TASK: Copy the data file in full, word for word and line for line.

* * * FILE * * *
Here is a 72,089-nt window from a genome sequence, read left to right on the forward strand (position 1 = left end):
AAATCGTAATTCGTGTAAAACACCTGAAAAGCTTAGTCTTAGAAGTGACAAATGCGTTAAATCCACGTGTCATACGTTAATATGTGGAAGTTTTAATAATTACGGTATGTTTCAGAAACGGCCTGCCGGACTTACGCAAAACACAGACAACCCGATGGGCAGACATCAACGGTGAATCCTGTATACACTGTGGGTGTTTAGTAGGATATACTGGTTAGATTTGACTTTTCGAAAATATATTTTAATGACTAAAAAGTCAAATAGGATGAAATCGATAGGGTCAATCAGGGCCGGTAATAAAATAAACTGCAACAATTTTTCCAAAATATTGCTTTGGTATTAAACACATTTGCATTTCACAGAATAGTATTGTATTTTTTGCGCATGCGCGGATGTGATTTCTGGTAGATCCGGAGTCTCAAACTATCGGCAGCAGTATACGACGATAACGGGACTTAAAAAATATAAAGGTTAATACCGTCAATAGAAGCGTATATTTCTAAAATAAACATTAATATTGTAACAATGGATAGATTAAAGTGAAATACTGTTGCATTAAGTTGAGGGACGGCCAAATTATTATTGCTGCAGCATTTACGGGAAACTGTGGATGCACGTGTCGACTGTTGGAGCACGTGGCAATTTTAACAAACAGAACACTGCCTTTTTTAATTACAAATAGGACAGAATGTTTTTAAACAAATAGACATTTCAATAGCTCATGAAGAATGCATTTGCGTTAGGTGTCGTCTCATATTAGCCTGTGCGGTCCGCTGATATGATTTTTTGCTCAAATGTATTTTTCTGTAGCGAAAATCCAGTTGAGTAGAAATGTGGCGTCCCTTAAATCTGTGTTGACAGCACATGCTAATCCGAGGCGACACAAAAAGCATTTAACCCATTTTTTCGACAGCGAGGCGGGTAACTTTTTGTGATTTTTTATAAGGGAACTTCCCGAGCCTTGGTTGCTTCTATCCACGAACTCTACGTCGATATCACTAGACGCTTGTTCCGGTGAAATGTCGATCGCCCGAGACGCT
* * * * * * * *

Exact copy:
Here is a 72,089-nt window from a genome sequence, read left to right on the forward strand (position 1 = left end):
AAATCGTAATTCGTGTAAAACACCTGAAAAGCTTAGTCTTAGAAGTGACAAATGCGTTAAATCCACGTGTCATACGTTAATATGTGGAAGTTTTAATAATTACGGTATGTTTCAGAAACGGCCTGCCGGACTTACGCAAAACACAGACAACCCGATGGGCAGACATCAACGGTGAATCCTGTATACACTGTGGGTGTTTAGTAGGATATACTGGTTAGATTTGACTTTTCGAAAATATATTTTAATGACTAAAAAGTCAAATAGGATGAAATCGATAGGGTCAATCAGGGCCGGTAATAAAATAAACTGCAACAATTTTTCCAAAATATTGCTTTGGTATTAAACACATTTGCATTTCACAGAATAGTATTGTATTTTTTGCGCATGCGCGGATGTGATTTCTGGTAGATCCGGAGTCTCAAACTATCGGCAGCAGTATACGACGATAACGGGACTTAAAAAATATAAAGGTTAATACCGTCAATAGAAGCGTATATTTCTAAAATAAACATTAATATTGTAACAATGGATAGATTAAAGTGAAATACTGTTGCATTAAGTTGAGGGACGGCCAAATTATTATTGCTGCAGCATTTACGGGAAACTGTGGATGCACGTGTCGACTGTTGGAGCACGTGGCAATTTTAACAAACAGAACACTGCCTTTTTTAATTACAAATAGGACAGAATGTTTTTAAACAAATAGACATTTCAATAGCTCATGAAGAATGCATTTGCGTTAGGTGTCGTCTCATATTAGCCTGTGCGGTCCGCTGATATGATTTTTTGCTCAAATGTATTTTTCTGTAGCGAAAATCCAGTTGAGTAGAAATGTGGCGTCCCTTAAATCTGTGTTGACAGCACATGCTAATCCGAGGCGACACAAAAAGCATTTAACCCATTTTTTCGACAGCGAGGCGGGTAACTTTTTGTGATTTTTTATAAGGGAACTTCCCGAGCCTTGGTTGCTTCTATCCACGAACTCTACGTCGATATCACTAGACGCTTGTTCCGGTGAAATGTCGATCGCCCGAGACGCT